Mutual Admiration Society

Friday, 9 July, 2021 - 10:13 am

In this week’s Parsha we find something puzzling. Hashem commands Moshe to instruct the people of Israel to avenge the people of Israel by waging war against the Midianite nation.

(This is in response to the insidious plot suggested by Bilaam at the end of Parshat Balak, that the Midianites send their women to seduce the men of Israel, inducing the Jewish men to be immoral with them and worship their deity. The implementation of this plan brought a plague upon the people of Israel, resulting in 24,000 Israelite casualties. When Bilaam heard about the plague, he came running back to Midian to collect his payment for the plan that killed so many Jews. To his misfortune, his ill-timed return to Midian coincided with the war against the Midianites. The Torah relates about the slaying of Bilaam and the five chieftains of Midian.)

When Moshe transmits Hashem’s command to do battle against Midian to the people of Israel, he frames is at “avenging the L-rd against Midian.” So which is it; avenging the honor of Israel or avenging the honor of the L-rd?”

The explanation offered by the Rebbe in the name of his father, R’ Levi Yitzchok, is as follows. There were two aspects to the insidious plot suggested by Bilaam and carried out by the Midianites. One was an attempted assault against the people of Israel – to get rid of as many Jews as possible. The second was the method; inciting the Jews to immorality and idolatry, which is an affront to their G-d. As Bilaam characterized it “The G-d of these people despises promiscuity.” This is the most effective way to destroy them from within.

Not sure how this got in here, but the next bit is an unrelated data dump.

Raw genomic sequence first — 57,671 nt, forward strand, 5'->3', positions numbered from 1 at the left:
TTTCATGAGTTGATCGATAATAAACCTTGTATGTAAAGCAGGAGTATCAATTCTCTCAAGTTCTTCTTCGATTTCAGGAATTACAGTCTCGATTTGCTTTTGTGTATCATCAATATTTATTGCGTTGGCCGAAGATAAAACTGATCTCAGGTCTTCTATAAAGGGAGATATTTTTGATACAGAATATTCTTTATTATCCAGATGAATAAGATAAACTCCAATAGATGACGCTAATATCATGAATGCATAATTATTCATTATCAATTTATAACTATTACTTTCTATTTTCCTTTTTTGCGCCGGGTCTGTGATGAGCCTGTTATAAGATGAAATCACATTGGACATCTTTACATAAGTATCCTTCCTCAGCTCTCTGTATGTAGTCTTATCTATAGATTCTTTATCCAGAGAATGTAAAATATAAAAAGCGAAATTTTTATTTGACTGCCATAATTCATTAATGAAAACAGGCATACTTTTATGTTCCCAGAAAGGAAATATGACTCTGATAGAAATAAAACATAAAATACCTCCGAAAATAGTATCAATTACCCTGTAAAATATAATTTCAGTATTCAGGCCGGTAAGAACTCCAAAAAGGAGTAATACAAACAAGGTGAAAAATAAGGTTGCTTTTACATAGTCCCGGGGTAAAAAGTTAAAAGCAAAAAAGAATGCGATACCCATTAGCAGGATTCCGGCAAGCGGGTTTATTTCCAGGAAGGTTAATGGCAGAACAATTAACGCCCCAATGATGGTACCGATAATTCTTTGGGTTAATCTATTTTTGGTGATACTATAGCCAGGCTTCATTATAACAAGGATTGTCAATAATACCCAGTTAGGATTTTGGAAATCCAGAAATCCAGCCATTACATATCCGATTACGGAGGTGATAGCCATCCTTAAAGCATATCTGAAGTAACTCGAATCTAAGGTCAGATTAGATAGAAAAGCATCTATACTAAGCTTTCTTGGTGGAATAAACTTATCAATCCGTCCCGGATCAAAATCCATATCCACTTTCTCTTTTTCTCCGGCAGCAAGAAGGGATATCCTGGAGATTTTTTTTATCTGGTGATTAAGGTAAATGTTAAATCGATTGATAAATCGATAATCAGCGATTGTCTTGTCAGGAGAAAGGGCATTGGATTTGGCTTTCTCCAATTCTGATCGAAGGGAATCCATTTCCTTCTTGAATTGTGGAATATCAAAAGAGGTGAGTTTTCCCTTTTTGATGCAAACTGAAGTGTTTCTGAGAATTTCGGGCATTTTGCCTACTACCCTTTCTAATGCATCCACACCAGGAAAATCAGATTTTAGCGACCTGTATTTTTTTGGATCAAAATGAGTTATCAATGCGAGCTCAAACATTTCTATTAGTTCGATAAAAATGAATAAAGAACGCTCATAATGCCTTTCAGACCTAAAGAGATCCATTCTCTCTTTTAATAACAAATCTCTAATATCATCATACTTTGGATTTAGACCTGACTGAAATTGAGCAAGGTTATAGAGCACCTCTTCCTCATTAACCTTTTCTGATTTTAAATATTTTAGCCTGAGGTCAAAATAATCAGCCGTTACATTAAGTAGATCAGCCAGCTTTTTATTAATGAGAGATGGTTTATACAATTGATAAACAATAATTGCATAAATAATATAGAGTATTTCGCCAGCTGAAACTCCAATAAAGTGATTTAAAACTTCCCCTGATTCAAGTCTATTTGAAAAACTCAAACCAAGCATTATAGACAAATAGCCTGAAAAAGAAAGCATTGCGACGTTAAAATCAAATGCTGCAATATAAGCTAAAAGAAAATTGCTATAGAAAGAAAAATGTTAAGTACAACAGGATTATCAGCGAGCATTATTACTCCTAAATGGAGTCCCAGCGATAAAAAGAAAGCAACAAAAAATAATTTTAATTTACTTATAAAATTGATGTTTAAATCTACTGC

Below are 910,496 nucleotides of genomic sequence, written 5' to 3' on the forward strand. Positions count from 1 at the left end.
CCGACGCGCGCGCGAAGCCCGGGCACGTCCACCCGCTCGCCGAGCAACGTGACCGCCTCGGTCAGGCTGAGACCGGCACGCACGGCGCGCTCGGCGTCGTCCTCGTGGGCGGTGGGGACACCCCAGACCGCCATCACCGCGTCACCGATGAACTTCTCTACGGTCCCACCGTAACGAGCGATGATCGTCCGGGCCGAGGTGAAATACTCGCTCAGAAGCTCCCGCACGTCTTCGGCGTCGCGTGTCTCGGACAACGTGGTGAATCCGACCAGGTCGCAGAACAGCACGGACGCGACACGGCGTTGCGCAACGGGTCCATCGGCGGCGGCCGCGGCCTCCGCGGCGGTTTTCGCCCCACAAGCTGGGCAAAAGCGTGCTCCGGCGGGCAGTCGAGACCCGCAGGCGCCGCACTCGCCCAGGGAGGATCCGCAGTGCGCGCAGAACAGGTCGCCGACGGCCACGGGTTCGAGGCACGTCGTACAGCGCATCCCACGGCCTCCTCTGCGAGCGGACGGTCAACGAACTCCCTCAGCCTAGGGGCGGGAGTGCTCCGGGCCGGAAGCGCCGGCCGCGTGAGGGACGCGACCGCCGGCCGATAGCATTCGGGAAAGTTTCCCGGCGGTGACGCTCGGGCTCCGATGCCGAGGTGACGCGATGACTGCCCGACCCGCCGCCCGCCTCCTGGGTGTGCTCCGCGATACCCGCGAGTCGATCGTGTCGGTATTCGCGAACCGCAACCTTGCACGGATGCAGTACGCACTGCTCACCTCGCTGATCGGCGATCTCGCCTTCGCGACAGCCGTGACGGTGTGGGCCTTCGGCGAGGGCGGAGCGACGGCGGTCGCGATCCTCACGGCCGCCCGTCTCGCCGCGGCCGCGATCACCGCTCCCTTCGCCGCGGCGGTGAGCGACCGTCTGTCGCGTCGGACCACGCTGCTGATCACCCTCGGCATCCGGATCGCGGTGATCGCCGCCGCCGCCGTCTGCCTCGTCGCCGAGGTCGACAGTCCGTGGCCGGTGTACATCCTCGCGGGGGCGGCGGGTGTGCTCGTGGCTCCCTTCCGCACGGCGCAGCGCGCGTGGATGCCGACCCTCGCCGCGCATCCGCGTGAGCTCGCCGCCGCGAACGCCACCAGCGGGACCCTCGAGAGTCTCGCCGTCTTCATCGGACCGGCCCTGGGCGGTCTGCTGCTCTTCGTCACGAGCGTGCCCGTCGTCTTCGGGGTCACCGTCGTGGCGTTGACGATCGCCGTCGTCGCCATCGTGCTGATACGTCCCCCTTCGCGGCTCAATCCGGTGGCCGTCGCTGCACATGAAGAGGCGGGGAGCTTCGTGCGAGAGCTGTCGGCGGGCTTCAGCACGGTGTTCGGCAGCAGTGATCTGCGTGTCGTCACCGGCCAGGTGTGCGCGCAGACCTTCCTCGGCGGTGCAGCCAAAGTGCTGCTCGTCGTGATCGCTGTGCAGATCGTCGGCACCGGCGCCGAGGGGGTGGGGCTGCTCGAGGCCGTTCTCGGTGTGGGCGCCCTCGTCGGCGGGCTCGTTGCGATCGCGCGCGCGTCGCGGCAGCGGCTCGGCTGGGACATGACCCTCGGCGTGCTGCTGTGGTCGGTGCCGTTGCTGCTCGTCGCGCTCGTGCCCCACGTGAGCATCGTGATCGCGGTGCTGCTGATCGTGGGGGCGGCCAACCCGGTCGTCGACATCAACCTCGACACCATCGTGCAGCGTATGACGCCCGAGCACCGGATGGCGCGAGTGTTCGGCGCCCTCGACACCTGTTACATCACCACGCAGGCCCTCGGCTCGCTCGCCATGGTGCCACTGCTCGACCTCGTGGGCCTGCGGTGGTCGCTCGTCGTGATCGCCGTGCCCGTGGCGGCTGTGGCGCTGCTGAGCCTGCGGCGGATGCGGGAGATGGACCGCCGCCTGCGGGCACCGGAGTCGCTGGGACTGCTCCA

The war against Midian was a response to both of these aspects, the assault against Israel and the affront to G-d. Because of Hashem’s love and admiration for the people of Israel, He frames the battle as avenging the honor of Israel. Moshe, on the other hand, expresses his love and admiration for Hashem, by framing the battle as avenging the honor of the L-rd.  

In a relationship of love, one is always looking out for the benefit and honor of the other. May we emulate this approach to life in our personal relationships, our interactions with our fellow Jews, and our relationship with Hashem.

Shabbat Shalom
Rabbi Mendel Rivkin

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